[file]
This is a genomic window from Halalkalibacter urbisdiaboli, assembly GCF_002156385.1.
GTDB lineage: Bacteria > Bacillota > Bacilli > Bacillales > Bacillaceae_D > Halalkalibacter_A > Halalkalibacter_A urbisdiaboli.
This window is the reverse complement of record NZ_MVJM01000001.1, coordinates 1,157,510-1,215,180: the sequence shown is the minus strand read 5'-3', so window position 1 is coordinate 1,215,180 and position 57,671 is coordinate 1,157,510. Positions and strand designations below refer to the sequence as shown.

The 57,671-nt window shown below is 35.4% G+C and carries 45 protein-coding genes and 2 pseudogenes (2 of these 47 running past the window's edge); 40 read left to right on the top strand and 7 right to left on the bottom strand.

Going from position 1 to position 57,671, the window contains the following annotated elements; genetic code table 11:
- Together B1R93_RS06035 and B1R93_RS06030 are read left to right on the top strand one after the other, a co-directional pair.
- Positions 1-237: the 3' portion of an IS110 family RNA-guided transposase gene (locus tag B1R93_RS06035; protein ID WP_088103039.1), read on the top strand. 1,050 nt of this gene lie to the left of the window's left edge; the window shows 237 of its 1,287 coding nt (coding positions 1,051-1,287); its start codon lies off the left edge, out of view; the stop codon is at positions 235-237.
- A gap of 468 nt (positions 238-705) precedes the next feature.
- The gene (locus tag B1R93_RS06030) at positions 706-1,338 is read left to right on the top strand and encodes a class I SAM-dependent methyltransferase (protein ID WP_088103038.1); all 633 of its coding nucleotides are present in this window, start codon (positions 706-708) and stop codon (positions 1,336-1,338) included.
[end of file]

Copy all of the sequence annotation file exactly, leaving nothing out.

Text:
This is a genomic window from Halalkalibacter urbisdiaboli, assembly GCF_002156385.1.
GTDB lineage: Bacteria > Bacillota > Bacilli > Bacillales > Bacillaceae_D > Halalkalibacter_A > Halalkalibacter_A urbisdiaboli.
This window is the reverse complement of record NZ_MVJM01000001.1, coordinates 1,157,510-1,215,180: the sequence shown is the minus strand read 5'-3', so window position 1 is coordinate 1,215,180 and position 57,671 is coordinate 1,157,510. Positions and strand designations below refer to the sequence as shown.

The 57,671-nt window shown below is 35.4% G+C and carries 45 protein-coding genes and 2 pseudogenes (2 of these 47 running past the window's edge); 40 read left to right on the top strand and 7 right to left on the bottom strand.

Going from position 1 to position 57,671, the window contains the following annotated elements; genetic code table 11:
- Together B1R93_RS06035 and B1R93_RS06030 are read left to right on the top strand one after the other, a co-directional pair.
- Positions 1-237: the 3' portion of an IS110 family RNA-guided transposase gene (locus tag B1R93_RS06035; protein ID WP_088103039.1), read on the top strand. 1,050 nt of this gene lie to the left of the window's left edge; the window shows 237 of its 1,287 coding nt (coding positions 1,051-1,287); its start codon lies off the left edge, out of view; the stop codon is at positions 235-237.
- A gap of 468 nt (positions 238-705) precedes the next feature.
- The gene (locus tag B1R93_RS06030) at positions 706-1,338 is read left to right on the top strand and encodes a class I SAM-dependent methyltransferase (protein ID WP_088103038.1); all 633 of its coding nucleotides are present in this window, start codon (positions 706-708) and stop codon (positions 1,336-1,338) included.